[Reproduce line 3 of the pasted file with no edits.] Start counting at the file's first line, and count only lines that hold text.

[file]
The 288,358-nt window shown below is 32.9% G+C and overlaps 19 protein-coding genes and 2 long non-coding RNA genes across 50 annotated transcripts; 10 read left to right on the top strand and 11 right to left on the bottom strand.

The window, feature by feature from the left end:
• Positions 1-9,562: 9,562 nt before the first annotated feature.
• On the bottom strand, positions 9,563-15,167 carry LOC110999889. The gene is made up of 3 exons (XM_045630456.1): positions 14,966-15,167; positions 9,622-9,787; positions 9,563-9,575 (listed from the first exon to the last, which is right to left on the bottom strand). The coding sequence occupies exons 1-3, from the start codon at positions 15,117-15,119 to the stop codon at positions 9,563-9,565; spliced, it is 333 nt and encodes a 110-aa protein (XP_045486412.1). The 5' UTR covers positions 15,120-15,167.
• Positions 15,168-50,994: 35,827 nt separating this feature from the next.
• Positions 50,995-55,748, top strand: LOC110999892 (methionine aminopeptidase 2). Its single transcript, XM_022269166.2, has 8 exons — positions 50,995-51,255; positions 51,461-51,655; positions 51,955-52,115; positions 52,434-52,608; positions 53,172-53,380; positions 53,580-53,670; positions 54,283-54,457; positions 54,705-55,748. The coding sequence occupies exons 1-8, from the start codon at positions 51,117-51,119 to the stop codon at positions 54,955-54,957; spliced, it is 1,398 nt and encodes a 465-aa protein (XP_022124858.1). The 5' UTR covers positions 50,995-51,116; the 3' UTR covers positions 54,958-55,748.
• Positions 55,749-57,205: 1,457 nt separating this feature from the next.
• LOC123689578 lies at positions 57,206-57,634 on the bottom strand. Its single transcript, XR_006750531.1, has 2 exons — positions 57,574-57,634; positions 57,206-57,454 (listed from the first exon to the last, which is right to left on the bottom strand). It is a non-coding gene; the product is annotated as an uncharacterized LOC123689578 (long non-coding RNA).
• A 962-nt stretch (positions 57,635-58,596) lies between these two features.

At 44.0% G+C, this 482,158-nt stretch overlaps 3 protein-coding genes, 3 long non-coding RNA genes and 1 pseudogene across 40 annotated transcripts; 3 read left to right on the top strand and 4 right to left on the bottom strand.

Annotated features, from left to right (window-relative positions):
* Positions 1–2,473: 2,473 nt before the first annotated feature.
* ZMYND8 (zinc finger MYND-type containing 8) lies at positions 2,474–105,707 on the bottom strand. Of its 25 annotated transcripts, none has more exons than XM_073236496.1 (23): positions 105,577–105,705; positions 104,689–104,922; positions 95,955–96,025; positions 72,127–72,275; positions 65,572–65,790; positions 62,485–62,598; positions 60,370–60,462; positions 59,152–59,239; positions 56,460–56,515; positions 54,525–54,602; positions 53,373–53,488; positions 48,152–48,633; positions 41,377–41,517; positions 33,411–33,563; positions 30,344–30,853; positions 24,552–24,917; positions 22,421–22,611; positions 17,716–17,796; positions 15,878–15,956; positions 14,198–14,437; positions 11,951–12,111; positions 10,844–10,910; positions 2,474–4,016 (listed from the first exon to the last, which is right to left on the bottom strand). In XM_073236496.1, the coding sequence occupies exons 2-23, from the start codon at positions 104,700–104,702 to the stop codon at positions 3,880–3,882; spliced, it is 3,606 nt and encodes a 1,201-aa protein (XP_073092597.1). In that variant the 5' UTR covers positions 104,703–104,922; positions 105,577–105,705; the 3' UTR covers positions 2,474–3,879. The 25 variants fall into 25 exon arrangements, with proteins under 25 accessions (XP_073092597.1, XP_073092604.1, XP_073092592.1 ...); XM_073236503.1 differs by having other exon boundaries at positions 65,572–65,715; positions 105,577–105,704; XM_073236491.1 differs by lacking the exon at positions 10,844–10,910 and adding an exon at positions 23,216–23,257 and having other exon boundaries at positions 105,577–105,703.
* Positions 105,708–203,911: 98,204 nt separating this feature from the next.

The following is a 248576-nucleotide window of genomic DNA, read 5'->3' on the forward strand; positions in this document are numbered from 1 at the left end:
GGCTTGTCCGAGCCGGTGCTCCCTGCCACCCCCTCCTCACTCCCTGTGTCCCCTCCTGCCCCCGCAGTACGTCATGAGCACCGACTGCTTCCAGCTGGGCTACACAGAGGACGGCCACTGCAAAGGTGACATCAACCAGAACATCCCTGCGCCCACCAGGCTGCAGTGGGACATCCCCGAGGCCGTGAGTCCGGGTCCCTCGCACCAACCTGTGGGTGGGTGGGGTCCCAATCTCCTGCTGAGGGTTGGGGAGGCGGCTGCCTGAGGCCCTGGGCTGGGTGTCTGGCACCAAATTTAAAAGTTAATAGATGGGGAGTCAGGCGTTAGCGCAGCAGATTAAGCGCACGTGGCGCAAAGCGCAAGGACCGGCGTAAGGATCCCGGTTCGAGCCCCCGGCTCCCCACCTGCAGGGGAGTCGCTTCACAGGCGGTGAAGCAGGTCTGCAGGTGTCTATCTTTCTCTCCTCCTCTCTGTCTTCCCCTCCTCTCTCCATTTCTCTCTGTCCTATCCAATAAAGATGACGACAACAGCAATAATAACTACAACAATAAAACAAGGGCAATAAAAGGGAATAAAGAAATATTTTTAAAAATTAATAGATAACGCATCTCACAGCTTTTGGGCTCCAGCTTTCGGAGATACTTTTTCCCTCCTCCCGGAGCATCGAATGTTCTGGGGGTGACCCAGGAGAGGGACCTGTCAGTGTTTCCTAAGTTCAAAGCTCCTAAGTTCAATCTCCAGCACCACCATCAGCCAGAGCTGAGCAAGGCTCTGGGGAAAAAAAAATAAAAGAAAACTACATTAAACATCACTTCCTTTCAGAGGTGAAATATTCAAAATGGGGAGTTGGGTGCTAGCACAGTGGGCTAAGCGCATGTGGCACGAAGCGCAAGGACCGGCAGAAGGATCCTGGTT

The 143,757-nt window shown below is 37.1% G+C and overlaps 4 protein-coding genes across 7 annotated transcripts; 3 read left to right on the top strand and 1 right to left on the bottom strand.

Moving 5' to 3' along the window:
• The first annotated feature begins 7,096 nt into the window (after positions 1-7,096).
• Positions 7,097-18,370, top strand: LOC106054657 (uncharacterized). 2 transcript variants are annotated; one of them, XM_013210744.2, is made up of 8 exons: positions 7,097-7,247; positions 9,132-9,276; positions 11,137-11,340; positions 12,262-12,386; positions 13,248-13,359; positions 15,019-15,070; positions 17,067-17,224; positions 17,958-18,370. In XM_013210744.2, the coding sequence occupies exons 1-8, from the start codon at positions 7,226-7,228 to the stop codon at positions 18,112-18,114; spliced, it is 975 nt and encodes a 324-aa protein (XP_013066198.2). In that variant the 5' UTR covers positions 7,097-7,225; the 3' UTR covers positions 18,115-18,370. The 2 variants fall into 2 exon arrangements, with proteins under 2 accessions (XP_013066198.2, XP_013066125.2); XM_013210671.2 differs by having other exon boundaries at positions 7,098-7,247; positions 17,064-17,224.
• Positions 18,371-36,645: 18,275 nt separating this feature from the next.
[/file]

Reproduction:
• Positions 1-9,562: 9,562 nt before the first annotated feature.